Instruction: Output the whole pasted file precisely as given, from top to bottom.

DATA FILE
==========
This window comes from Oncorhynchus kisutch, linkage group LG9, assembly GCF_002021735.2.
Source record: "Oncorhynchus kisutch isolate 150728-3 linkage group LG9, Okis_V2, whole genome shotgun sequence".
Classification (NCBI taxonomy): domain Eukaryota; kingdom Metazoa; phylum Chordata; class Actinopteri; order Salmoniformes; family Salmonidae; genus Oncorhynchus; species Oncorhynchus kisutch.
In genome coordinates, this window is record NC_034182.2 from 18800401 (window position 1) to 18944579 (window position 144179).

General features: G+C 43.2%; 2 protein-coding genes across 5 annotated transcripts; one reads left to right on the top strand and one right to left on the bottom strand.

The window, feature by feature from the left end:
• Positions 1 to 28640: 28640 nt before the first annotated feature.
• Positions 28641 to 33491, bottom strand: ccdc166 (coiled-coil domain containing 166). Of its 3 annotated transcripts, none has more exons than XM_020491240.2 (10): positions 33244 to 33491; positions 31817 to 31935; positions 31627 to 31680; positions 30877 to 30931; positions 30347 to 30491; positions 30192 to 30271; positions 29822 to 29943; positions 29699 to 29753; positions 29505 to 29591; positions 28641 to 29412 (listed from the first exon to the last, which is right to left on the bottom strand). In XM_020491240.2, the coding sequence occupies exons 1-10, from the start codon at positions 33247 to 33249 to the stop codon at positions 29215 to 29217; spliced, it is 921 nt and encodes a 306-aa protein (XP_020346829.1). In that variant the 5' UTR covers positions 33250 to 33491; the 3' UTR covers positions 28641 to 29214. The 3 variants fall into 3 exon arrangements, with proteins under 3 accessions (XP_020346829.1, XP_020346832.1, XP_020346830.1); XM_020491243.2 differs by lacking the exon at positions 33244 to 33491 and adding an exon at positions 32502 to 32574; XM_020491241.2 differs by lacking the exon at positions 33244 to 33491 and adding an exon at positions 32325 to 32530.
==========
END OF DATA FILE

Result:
This window comes from Oncorhynchus kisutch, linkage group LG9, assembly GCF_002021735.2.
Source record: "Oncorhynchus kisutch isolate 150728-3 linkage group LG9, Okis_V2, whole genome shotgun sequence".
Classification (NCBI taxonomy): domain Eukaryota; kingdom Metazoa; phylum Chordata; class Actinopteri; order Salmoniformes; family Salmonidae; genus Oncorhynchus; species Oncorhynchus kisutch.
In genome coordinates, this window is record NC_034182.2 from 18800401 (window position 1) to 18944579 (window position 144179).

General features: G+C 43.2%; 2 protein-coding genes across 5 annotated transcripts; one reads left to right on the top strand and one right to left on the bottom strand.

The window, feature by feature from the left end:
• Positions 1 to 28640: 28640 nt before the first annotated feature.
• Positions 28641 to 33491, bottom strand: ccdc166 (coiled-coil domain containing 166). Of its 3 annotated transcripts, none has more exons than XM_020491240.2 (10): positions 33244 to 33491; positions 31817 to 31935; positions 31627 to 31680; positions 30877 to 30931; positions 30347 to 30491; positions 30192 to 30271; positions 29822 to 29943; positions 29699 to 29753; positions 29505 to 29591; positions 28641 to 29412 (listed from the first exon to the last, which is right to left on the bottom strand). In XM_020491240.2, the coding sequence occupies exons 1-10, from the start codon at positions 33247 to 33249 to the stop codon at positions 29215 to 29217; spliced, it is 921 nt and encodes a 306-aa protein (XP_020346829.1). In that variant the 5' UTR covers positions 33250 to 33491; the 3' UTR covers positions 28641 to 29214. The 3 variants fall into 3 exon arrangements, with proteins under 3 accessions (XP_020346829.1, XP_020346832.1, XP_020346830.1); XM_020491243.2 differs by lacking the exon at positions 33244 to 33491 and adding an exon at positions 32502 to 32574; XM_020491241.2 differs by lacking the exon at positions 33244 to 33491 and adding an exon at positions 32325 to 32530.